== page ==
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Hostage (2005)

Would you sacrifice another family to save your own?

Rating: 6/10

Running Time: 113 minutes

US Certificate: R UK Certificate: 15

It is now exactly two decades since TV’s ‘Moonlighting’ first launched Bruce Willis into stardom, and ‘Hostage’ offers a convenient overview of his career to date. For if Willis was destined to become Hollywood’s first bald hero, here we get to see him transform from long-haired beardo in the opening scene to sleek slaphead for the rest of the film – and he also goes from the cocky action man of his earliest successes to the haunted mumbler revealed in Terry Gilliam’s ‘Twelve Monkeys’ (1995) and M. Night Shmyalan’s The Sixth Sense (1999) and Unbreakable (2000). Like the real Willis, his character here is estranged from his wife, and has a teenage daughter (played by Willis’ actual daughter, Rumer). Most conspicuously of all, though, ‘Hostage’ is filled with the spirit of Willis’ best known franchise, the ‘Die Hard’ films. Not only is it adapted (from Robert Crais’ novel) by Doug Richardson, who scripted ‘Die Hard 2’ (and the forthcoming ‘Diehard 4.0’), but it also features Willis as a cop left alone to save his wife from ruthless criminals – and even has him racing through a building full of flames and shattered glass.

Wracked with guilt after a mother and her young son are killed in a siege which he was handling, Jeff Talley (Bruce Willis) quits as LAPD’s prime hostage negotiator, and takes a job as police chief in the low-crime town of Bristo Camino. There two teenage brothers and their psychotic companion Mars (Ben Foster) follow wealthy accountant Walter Smith (Kevin Pollak) and his two children home, intending at first just to steal the family car – but things get messy, a policewoman is shot, and the Smiths become hostages in their own high-security home, surrounded by police. All too happily, Talley leaves the siege to the County Sheriff – but then a shadowy group of criminals abducts Talley’s estranged wife and daughter, threatening to murder them unless Talley resume command and retrieve a disk hidden in the house. The situation both inside and outside spirals rapidly out of control, but Talley knows a thing or two about negotiating under pressure – and he has a hostage of his own.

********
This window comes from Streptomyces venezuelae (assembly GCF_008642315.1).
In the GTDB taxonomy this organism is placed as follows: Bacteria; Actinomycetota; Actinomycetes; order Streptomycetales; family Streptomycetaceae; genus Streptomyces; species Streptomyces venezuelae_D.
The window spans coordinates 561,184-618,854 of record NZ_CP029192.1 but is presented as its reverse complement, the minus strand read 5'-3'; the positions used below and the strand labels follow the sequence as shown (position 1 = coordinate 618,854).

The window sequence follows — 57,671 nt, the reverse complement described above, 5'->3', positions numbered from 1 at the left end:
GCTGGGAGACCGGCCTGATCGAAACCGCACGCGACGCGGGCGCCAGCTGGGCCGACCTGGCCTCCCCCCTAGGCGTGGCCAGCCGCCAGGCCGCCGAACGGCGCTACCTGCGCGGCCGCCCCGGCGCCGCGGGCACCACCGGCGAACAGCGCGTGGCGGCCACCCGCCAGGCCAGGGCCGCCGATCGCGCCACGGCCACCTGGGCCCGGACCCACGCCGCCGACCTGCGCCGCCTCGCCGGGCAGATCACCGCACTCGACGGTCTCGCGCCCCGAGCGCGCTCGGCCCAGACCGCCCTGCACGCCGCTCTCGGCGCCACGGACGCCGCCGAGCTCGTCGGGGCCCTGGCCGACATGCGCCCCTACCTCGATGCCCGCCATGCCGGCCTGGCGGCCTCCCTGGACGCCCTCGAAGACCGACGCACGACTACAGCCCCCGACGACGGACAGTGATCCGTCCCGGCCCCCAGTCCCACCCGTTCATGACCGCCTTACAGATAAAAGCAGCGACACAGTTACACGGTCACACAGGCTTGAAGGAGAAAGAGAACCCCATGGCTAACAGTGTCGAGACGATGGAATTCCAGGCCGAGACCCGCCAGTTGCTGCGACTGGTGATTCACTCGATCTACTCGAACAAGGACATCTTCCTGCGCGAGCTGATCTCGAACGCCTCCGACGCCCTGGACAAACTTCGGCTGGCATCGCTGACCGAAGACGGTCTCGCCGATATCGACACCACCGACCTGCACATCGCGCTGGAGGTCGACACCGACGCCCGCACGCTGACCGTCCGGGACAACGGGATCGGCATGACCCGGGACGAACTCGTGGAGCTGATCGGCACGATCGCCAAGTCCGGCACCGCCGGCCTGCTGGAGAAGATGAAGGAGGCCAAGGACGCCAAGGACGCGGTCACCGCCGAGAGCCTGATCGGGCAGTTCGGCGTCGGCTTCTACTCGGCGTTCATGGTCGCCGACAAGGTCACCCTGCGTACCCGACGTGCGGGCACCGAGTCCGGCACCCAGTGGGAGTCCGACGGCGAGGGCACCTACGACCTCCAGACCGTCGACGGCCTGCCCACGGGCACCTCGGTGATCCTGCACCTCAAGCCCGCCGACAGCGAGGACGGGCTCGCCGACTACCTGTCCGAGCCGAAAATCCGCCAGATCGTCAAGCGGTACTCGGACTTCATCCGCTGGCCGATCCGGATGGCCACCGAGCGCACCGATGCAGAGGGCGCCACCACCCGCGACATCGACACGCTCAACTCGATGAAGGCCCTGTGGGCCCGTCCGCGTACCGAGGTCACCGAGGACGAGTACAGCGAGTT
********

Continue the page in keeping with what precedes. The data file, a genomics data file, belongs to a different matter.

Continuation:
‘Hostage’ is Florent Siri’s first English-language film, but the experience that he has acquired directing French siege actioner ‘The Nest’ (2000) and the ‘Splinter Cell’ video game franchise is put to good use in this taut psychological thriller. Like the recent remake of Assault on Precinct 13 (also directed by a Frenchman), ‘Hostage’ takes a plot that is pure cinematic cliché – police officer is haunted by, and ultimately redeemed from, past error – and introduces some wildcard characters and chaotic subplots to bring the much-needed element of surprise. Once you have had time to think about it, ‘Hostage’ is full of gaping holes. How, for example, do the three burglars fail to register that one of their (two) captives has escaped? What are the police thinking and doing for the second half of the film as they stand outside the house? Why exactly do the criminals need Talley’s help so much? And who in their right mind would possess two DVD copies of ‘Heaven Can Wait’? Yet Siri’s trick is to keep the story, set for the most part over a single night, moving at such a breathless pace that its sheer momentum carries it over the most glaring implausibilities, at least temporarily – and his decision to frame the film with animated credit sequences (in noirish black, white and red) seems to be a knowing nod to the film’s cartoonish quality.

It's Got: A group of ruthless criminals desperate to get their hands on a copy of Heaven Can Wait.

It Needs: More originality, more plausibility.


Tense, if flawed, siege thriller which proves that Bruce Willis' old habits die hard.